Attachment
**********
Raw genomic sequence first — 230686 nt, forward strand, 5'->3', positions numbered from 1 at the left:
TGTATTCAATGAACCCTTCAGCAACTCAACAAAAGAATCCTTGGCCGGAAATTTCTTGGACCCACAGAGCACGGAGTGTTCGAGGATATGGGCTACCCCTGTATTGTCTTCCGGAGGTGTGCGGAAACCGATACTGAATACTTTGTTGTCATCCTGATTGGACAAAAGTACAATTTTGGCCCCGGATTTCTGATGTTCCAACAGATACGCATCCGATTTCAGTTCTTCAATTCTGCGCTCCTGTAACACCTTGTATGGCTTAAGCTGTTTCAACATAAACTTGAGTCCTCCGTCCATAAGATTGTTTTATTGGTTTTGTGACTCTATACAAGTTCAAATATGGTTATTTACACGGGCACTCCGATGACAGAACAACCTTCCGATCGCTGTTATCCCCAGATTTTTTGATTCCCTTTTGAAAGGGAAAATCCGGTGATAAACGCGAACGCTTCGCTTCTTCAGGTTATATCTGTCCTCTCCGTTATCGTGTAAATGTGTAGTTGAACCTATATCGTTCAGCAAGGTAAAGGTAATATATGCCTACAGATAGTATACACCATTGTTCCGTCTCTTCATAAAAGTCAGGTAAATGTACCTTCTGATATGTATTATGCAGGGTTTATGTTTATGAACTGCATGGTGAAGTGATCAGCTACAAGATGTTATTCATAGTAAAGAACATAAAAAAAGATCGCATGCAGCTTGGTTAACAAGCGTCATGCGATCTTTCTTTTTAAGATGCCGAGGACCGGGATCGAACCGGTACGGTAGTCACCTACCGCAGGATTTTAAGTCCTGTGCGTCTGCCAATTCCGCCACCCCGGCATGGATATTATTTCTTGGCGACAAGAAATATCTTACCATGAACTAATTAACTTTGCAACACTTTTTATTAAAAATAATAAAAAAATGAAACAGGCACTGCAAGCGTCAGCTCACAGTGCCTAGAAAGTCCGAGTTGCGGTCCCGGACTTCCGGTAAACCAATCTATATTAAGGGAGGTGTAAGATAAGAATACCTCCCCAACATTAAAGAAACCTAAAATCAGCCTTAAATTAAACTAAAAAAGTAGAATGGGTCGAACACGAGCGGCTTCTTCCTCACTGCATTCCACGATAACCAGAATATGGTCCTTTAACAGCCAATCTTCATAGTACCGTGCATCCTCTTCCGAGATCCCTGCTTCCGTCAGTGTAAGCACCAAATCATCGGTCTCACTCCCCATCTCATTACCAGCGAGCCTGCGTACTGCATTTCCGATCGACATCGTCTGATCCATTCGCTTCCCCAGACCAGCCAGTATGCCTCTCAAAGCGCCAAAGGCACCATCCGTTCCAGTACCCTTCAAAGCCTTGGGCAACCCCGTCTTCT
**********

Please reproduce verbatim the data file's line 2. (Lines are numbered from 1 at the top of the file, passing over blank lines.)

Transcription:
TGTATTCAATGAACCCTTCAGCAACTCAACAAAAGAATCCTTGGCCGGAAATTTCTTGGACCCACAGAGCACGGAGTGTTCGAGGATATGGGCTACCCCTGTATTGTCTTCCGGAGGTGTGCGGAAACCGATACTGAATACTTTGTTGTCATCCTGATTGGACAAAAGTACAATTTTGGCCCCGGATTTCTGATGTTCCAACAGATACGCATCCGATTTCAGTTCTTCAATTCTGCGCTCCTGTAACACCTTGTATGGCTTAAGCTGTTTCAACATAAACTTGAGTCCTCCGTCCATAAGATTGTTTTATTGGTTTTGTGACTCTATACAAGTTCAAATATGGTTATTTACACGGGCACTCCGATGACAGAACAACCTTCCGATCGCTGTTATCCCCAGATTTTTTGATTCCCTTTTGAAAGGGAAAATCCGGTGATAAACGCGAACGCTTCGCTTCTTCAGGTTATATCTGTCCTCTCCGTTATCGTGTAAATGTGTAGTTGAACCTATATCGTTCAGCAAGGTAAAGGTAATATATGCCTACAGATAGTATACACCATTGTTCCGTCTCTTCATAAAAGTCAGGTAAATGTACCTTCTGATATGTATTATGCAGGGTTTATGTTTATGAACTGCATGGTGAAGTGATCAGCTACAAGATGTTATTCATAGTAAAGAACATAAAAAAAGATCGCATGCAGCTTGGTTAACAAGCGTCATGCGATCTTTCTTTTTAAGATGCCGAGGACCGGGATCGAACCGGTACGGTAGTCACCTACCGCAGGATTTTAAGTCCTGTGCGTCTGCCAATTCCGCCACCCCGGCATGGATATTATTTCTTGGCGACAAGAAATATCTTACCATGAACTAATTAACTTTGCAACACTTTTTATTAAAAATAATAAAAAAATGAAACAGGCACTGCAAGCGTCAGCTCACAGTGCCTAGAAAGTCCGAGTTGCGGTCCCGGACTTCCGGTAAACCAATCTATATTAAGGGAGGTGTAAGATAAGAATACCTCCCCAACATTAAAGAAACCTAAAATCAGCCTTAAATTAAACTAAAAAAGTAGAATGGGTCGAACACGAGCGGCTTCTTCCTCACTGCATTCCACGATAACCAGAATATGGTCCTTTAACAGCCAATCTTCATAGTACCGTGCATCCTCTTCCGAGATCCCTGCTTCCGTCAGTGTAAGCACCAAATCATCGGTCTCACTCCCCATCTCATTACCAGCGAGCCTGCGTACTGCATTTCCGATCGACATCGTCTGATCCATTCGCTTCCCCAGACCAGCCAGTATGCCTCTCAAAGCGCCAAAGGCACCATCCGTTCCAGTACCCTTCAAAGCCTTGGGCAACCCCGTCTTCT